“We anticipate an improvement in sales volume by the end of the financial year, on the back of the COVID-19 necessitated lockdowns and increased spending on food items by households, social organizations and the Government”, Meristem stated.
The firm also projects a 12% growth in topline by 2020, to be fuelled by an increase in volumes in the second and third quarters. However, weak disposable income, and a reopening of the land borders without addressing smuggling and dumping activities pose significant downside risks to this projection.
Increased Debt Obligations
Analysts noted that over time, the company has created significant value for its shareholders, recording strong double-digit ROE. For example, in 2015 its ROE was 29.71%, 30.02% in 2016 and 46.32% in 2017. By the end of 2018, ROE was 37.17% and it settled at 16.64% in 2019.
Analysts said its ROE was higher than its cost of equity of 19.83% and upholding a consistent dividend paying culture. The trend in ROE has however reverted since 2018.
Meristem said the decline has been fuelled by deterioration of both net margin and asset turnover from 19.74% and 0.90x respectively in 2017 to 6.71% and 0.71x in 2019. According to equity report, financial leverage has trended upwards, from 2.30x in 2015 to 3.49x in 2019. The jump in financial leverage from 2.55x in 2018 to 3.49x in 2019 was on the back of the company taking up more debt obligations to fund its capacity expansion drive.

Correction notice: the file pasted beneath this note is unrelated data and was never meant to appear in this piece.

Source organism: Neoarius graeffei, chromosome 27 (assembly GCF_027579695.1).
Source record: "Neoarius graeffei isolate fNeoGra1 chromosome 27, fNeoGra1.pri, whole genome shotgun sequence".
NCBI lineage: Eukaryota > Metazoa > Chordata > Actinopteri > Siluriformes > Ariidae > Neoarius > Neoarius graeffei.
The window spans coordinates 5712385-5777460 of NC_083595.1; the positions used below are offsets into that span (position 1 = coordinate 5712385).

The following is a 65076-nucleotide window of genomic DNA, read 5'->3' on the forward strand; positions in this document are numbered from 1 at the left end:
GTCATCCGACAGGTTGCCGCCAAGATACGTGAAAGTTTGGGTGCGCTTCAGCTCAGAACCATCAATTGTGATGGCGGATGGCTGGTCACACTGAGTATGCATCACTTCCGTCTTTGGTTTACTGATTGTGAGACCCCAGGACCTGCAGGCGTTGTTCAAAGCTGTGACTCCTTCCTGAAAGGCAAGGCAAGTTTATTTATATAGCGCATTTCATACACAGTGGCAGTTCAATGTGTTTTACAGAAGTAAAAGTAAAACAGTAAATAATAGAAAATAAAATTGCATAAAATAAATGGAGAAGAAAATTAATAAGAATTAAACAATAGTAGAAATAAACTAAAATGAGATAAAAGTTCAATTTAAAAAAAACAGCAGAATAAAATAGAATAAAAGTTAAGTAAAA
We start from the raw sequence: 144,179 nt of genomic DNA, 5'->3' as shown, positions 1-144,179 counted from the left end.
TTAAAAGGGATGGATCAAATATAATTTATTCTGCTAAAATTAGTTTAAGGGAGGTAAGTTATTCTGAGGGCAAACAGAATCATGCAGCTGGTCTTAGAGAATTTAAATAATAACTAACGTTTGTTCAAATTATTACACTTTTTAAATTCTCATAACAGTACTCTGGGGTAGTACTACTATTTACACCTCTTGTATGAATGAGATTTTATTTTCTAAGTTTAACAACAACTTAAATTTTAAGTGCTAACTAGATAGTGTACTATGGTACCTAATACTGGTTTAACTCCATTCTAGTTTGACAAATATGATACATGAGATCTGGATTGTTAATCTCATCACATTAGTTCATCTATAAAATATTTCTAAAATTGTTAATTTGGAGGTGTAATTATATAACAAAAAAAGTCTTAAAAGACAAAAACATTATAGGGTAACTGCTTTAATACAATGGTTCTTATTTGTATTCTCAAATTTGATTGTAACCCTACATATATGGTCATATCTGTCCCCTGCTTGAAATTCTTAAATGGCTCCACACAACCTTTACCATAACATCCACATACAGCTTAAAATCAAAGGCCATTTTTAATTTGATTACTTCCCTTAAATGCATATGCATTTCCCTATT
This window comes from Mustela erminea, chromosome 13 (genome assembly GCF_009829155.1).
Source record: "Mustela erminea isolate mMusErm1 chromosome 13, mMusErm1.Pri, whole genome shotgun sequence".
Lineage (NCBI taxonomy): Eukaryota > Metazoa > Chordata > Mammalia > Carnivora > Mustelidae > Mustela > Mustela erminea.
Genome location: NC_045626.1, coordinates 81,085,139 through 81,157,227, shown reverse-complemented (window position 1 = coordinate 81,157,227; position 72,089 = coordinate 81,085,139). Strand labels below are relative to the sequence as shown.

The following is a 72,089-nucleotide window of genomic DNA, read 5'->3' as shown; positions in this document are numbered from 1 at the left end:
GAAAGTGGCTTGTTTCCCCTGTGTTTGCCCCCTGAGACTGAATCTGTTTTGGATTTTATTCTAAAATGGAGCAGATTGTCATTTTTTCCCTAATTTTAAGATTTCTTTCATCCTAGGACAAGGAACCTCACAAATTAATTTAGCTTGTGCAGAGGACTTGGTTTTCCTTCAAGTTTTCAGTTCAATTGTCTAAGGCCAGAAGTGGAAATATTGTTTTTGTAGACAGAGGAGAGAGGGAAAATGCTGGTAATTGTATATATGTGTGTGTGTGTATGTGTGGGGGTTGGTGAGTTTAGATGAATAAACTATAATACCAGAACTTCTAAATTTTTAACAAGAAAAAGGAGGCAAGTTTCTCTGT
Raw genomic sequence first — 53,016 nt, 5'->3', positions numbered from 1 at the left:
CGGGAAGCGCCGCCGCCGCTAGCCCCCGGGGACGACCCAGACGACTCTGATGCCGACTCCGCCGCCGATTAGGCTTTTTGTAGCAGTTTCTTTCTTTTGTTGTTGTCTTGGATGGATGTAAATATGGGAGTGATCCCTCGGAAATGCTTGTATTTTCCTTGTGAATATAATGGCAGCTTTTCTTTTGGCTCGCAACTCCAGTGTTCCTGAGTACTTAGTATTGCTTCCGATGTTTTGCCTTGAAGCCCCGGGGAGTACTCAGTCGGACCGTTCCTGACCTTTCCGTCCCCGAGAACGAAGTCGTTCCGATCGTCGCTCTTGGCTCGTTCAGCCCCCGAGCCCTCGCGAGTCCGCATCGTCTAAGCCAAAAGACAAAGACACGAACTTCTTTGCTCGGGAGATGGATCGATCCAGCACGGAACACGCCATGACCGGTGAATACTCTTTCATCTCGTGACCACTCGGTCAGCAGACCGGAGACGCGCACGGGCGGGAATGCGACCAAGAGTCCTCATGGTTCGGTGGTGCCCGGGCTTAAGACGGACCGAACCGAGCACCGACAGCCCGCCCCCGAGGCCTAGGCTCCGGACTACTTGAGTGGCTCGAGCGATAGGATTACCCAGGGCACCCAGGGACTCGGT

At the end of 2019, interest-bearing debts settled at ₦7.06 billion as against ₦38.57 million driven by an expansion in both borrowings and lease liabilities. Both current and quick ratios however deteriorated, particularly driven by an increase in trade payables by 29.18%, from 1.18x and 0.94x in 2015 to 1.06x and 0.82x in 2019.
This indicates a contraction in NASCON’s ability to meet its short-term obligations. Although its cash position improved to ₦3.66 billion from ₦2.59 billion in 2018, the company’s working capital worsened by 55.10% to ₦1.11 billion as 16.49% rise in current liabilities outpaced that of current assets which surged 6.94% year on year.
“Looking ahead, we identify the stricter border policy that has stemmed smuggling and dumping activities of unbranded products. Especially in the Northern market which constitutes the bulk of the company’s sales, increase in demand channels for food and seasoning products amid the coronavirus pandemic and headroom to improve capacity utilization as positives for NASCON”, Meristem explained.
Growth Strategy
NASCON’s growth strategy is hinged on capacity expansion and market penetration – by offering price discounts. Analysts said its strategic focus on sustainable expansion via capacity growth and increased market penetration saw it enhance its total installed capacity for salt production to 567,000Mtpa.
This includes 275,000Mtpa in Apapa, 210,000Mtpa in Rivers state and 82,000Mtpa in Oregun and it released new products into the market in 2018. NASCON also launched the Dangote Stew Mix, Dangote Curry and Dangote Classic Seasoning product portfolio, expanding its product portfolio and leveraging on its market dominance to drive sales.
The company, like many others located in the Apapa region faces the logistic hiccup at the Apapa port. In dealing with this, NASCON has moved about 60% of its production from its Apapa plant to the Oregun and Port Harcourt plants.
Also, the management engages third-party transporters to ensure timely delivery of its finished goods. Despite the gridlock situation, the location near the ports in Lagos – Apapa, and Port Harcourt provide strategic advantages.
Analysts said this is the reason the company has not adopted a regional approach in the location of its plants, despite the Northern market accounting for about 70% of its salt sales volume.